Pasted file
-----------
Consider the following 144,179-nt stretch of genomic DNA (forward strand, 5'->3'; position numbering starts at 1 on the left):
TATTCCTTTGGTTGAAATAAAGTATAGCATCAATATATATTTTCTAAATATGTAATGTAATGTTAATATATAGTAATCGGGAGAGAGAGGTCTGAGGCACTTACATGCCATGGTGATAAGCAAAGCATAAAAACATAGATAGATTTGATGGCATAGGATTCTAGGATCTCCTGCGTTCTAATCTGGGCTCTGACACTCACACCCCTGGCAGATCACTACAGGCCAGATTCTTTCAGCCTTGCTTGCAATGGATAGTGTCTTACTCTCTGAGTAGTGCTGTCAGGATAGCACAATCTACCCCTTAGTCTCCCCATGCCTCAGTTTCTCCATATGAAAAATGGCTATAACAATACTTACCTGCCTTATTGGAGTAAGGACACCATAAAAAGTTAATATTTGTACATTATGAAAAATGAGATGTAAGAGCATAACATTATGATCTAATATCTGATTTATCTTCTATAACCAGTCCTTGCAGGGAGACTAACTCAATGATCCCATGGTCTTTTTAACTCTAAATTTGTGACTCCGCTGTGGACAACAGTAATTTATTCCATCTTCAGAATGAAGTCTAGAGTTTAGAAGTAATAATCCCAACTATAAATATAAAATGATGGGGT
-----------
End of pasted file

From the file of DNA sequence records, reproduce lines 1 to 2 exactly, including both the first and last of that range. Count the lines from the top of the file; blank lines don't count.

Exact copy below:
Consider the following 144,179-nt stretch of genomic DNA (forward strand, 5'->3'; position numbering starts at 1 on the left):
TATTCCTTTGGTTGAAATAAAGTATAGCATCAATATATATTTTCTAAATATGTAATGTAATGTTAATATATAGTAATCGGGAGAGAGAGGTCTGAGGCACTTACATGCCATGGTGATAAGCAAAGCATAAAAACATAGATAGATTTGATGGCATAGGATTCTAGGATCTCCTGCGTTCTAATCTGGGCTCTGACACTCACACCCCTGGCAGATCACTACAGGCCAGATTCTTTCAGCCTTGCTTGCAATGGATAGTGTCTTACTCTCTGAGTAGTGCTGTCAGGATAGCACAATCTACCCCTTAGTCTCCCCATGCCTCAGTTTCTCCATATGAAAAATGGCTATAACAATACTTACCTGCCTTATTGGAGTAAGGACACCATAAAAAGTTAATATTTGTACATTATGAAAAATGAGATGTAAGAGCATAACATTATGATCTAATATCTGATTTATCTTCTATAACCAGTCCTTGCAGGGAGACTAACTCAATGATCCCATGGTCTTTTTAACTCTAAATTTGTGACTCCGCTGTGGACAACAGTAATTTATTCCATCTTCAGAATGAAGTCTAGAGTTTAGAAGTAATAATCCCAACTATAAATATAAAATGATGGGGT